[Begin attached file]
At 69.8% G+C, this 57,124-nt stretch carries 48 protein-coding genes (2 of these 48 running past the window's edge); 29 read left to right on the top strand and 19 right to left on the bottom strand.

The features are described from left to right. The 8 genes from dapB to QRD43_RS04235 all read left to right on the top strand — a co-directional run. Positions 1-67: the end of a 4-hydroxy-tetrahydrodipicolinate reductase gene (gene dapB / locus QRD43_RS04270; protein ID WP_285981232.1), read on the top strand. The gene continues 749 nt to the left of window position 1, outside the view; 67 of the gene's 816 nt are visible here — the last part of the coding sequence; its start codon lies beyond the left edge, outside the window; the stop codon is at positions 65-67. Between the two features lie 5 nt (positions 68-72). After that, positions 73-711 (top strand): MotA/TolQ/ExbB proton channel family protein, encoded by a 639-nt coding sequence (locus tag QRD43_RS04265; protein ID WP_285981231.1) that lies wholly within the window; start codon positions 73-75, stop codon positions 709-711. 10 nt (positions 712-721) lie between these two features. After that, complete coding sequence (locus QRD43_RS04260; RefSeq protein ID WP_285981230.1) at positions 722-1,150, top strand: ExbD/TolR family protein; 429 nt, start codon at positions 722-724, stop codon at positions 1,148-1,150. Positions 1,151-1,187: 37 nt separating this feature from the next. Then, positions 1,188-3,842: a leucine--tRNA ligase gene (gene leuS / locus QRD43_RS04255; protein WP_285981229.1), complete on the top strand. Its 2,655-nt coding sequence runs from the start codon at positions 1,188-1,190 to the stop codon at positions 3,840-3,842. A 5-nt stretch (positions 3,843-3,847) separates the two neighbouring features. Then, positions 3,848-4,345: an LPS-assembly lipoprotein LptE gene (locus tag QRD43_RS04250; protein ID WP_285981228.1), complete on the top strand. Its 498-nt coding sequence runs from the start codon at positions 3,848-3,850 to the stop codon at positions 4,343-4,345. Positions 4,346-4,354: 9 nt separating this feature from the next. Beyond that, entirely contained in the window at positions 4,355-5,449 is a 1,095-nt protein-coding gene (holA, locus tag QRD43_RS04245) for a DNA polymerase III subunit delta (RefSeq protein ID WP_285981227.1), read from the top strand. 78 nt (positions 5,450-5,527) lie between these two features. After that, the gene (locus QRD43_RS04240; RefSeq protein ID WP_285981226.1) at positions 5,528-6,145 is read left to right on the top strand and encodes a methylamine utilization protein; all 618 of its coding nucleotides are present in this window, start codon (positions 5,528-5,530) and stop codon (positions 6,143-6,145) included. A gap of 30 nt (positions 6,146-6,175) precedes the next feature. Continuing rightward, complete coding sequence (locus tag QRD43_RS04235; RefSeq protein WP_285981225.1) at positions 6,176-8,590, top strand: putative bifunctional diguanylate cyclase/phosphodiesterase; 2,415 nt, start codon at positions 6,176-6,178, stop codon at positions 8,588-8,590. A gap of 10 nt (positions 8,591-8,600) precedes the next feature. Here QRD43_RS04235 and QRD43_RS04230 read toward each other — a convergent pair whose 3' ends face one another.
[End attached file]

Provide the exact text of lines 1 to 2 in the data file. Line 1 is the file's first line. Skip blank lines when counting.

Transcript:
At 69.8% G+C, this 57,124-nt stretch carries 48 protein-coding genes (2 of these 48 running past the window's edge); 29 read left to right on the top strand and 19 right to left on the bottom strand.

The features are described from left to right. The 8 genes from dapB to QRD43_RS04235 all read left to right on the top strand — a co-directional run. Positions 1-67: the end of a 4-hydroxy-tetrahydrodipicolinate reductase gene (gene dapB / locus QRD43_RS04270; protein ID WP_285981232.1), read on the top strand. The gene continues 749 nt to the left of window position 1, outside the view; 67 of the gene's 816 nt are visible here — the last part of the coding sequence; its start codon lies beyond the left edge, outside the window; the stop codon is at positions 65-67. Between the two features lie 5 nt (positions 68-72). After that, positions 73-711 (top strand): MotA/TolQ/ExbB proton channel family protein, encoded by a 639-nt coding sequence (locus tag QRD43_RS04265; protein ID WP_285981231.1) that lies wholly within the window; start codon positions 73-75, stop codon positions 709-711. 10 nt (positions 712-721) lie between these two features. After that, complete coding sequence (locus QRD43_RS04260; RefSeq protein ID WP_285981230.1) at positions 722-1,150, top strand: ExbD/TolR family protein; 429 nt, start codon at positions 722-724, stop codon at positions 1,148-1,150. Positions 1,151-1,187: 37 nt separating this feature from the next. Then, positions 1,188-3,842: a leucine--tRNA ligase gene (gene leuS / locus QRD43_RS04255; protein WP_285981229.1), complete on the top strand. Its 2,655-nt coding sequence runs from the start codon at positions 1,188-1,190 to the stop codon at positions 3,840-3,842. A 5-nt stretch (positions 3,843-3,847) separates the two neighbouring features. Then, positions 3,848-4,345: an LPS-assembly lipoprotein LptE gene (locus tag QRD43_RS04250; protein ID WP_285981228.1), complete on the top strand. Its 498-nt coding sequence runs from the start codon at positions 3,848-3,850 to the stop codon at positions 4,343-4,345. Positions 4,346-4,354: 9 nt separating this feature from the next. Beyond that, entirely contained in the window at positions 4,355-5,449 is a 1,095-nt protein-coding gene (holA, locus tag QRD43_RS04245) for a DNA polymerase III subunit delta (RefSeq protein ID WP_285981227.1), read from the top strand. 78 nt (positions 5,450-5,527) lie between these two features. After that, the gene (locus QRD43_RS04240; RefSeq protein ID WP_285981226.1) at positions 5,528-6,145 is read left to right on the top strand and encodes a methylamine utilization protein; all 618 of its coding nucleotides are present in this window, start codon (positions 5,528-5,530) and stop codon (positions 6,143-6,145) included. A gap of 30 nt (positions 6,146-6,175) precedes the next feature. Continuing rightward, complete coding sequence (locus tag QRD43_RS04235; RefSeq protein WP_285981225.1) at positions 6,176-8,590, top strand: putative bifunctional diguanylate cyclase/phosphodiesterase; 2,415 nt, start codon at positions 6,176-6,178, stop codon at positions 8,588-8,590. A gap of 10 nt (positions 8,591-8,600) precedes the next feature. Here QRD43_RS04235 and QRD43_RS04230 read toward each other — a convergent pair whose 3' ends face one another.